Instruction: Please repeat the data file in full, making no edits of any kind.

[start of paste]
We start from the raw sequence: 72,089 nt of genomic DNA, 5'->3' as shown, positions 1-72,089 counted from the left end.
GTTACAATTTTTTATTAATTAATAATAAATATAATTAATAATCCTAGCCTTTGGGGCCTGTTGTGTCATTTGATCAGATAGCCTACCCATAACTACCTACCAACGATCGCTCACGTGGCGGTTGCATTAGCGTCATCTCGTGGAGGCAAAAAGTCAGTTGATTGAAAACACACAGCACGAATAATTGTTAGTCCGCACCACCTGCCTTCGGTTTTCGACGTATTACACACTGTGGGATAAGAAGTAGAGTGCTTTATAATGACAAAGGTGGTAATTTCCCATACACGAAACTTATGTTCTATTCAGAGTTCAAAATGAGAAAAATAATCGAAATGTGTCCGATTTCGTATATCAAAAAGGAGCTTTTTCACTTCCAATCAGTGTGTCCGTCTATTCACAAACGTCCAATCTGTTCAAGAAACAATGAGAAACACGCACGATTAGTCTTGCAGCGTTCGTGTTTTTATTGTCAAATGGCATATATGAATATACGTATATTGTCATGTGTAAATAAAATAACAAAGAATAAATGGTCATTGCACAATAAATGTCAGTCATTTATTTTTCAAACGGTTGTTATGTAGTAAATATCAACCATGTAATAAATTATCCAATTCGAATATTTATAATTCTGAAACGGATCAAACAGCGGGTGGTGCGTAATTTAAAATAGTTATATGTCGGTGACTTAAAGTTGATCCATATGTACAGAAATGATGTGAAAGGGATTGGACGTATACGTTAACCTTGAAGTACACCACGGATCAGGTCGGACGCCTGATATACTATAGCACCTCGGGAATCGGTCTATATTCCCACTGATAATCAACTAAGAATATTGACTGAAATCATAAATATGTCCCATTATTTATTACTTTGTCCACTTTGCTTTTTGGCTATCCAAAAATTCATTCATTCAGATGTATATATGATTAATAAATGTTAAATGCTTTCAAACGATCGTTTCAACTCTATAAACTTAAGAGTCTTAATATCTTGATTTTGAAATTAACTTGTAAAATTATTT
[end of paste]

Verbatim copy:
We start from the raw sequence: 72,089 nt of genomic DNA, 5'->3' as shown, positions 1-72,089 counted from the left end.
GTTACAATTTTTTATTAATTAATAATAAATATAATTAATAATCCTAGCCTTTGGGGCCTGTTGTGTCATTTGATCAGATAGCCTACCCATAACTACCTACCAACGATCGCTCACGTGGCGGTTGCATTAGCGTCATCTCGTGGAGGCAAAAAGTCAGTTGATTGAAAACACACAGCACGAATAATTGTTAGTCCGCACCACCTGCCTTCGGTTTTCGACGTATTACACACTGTGGGATAAGAAGTAGAGTGCTTTATAATGACAAAGGTGGTAATTTCCCATACACGAAACTTATGTTCTATTCAGAGTTCAAAATGAGAAAAATAATCGAAATGTGTCCGATTTCGTATATCAAAAAGGAGCTTTTTCACTTCCAATCAGTGTGTCCGTCTATTCACAAACGTCCAATCTGTTCAAGAAACAATGAGAAACACGCACGATTAGTCTTGCAGCGTTCGTGTTTTTATTGTCAAATGGCATATATGAATATACGTATATTGTCATGTGTAAATAAAATAACAAAGAATAAATGGTCATTGCACAATAAATGTCAGTCATTTATTTTTCAAACGGTTGTTATGTAGTAAATATCAACCATGTAATAAATTATCCAATTCGAATATTTATAATTCTGAAACGGATCAAACAGCGGGTGGTGCGTAATTTAAAATAGTTATATGTCGGTGACTTAAAGTTGATCCATATGTACAGAAATGATGTGAAAGGGATTGGACGTATACGTTAACCTTGAAGTACACCACGGATCAGGTCGGACGCCTGATATACTATAGCACCTCGGGAATCGGTCTATATTCCCACTGATAATCAACTAAGAATATTGACTGAAATCATAAATATGTCCCATTATTTATTACTTTGTCCACTTTGCTTTTTGGCTATCCAAAAATTCATTCATTCAGATGTATATATGATTAATAAATGTTAAATGCTTTCAAACGATCGTTTCAACTCTATAAACTTAAGAGTCTTAATATCTTGATTTTGAAATTAACTTGTAAAATTATTT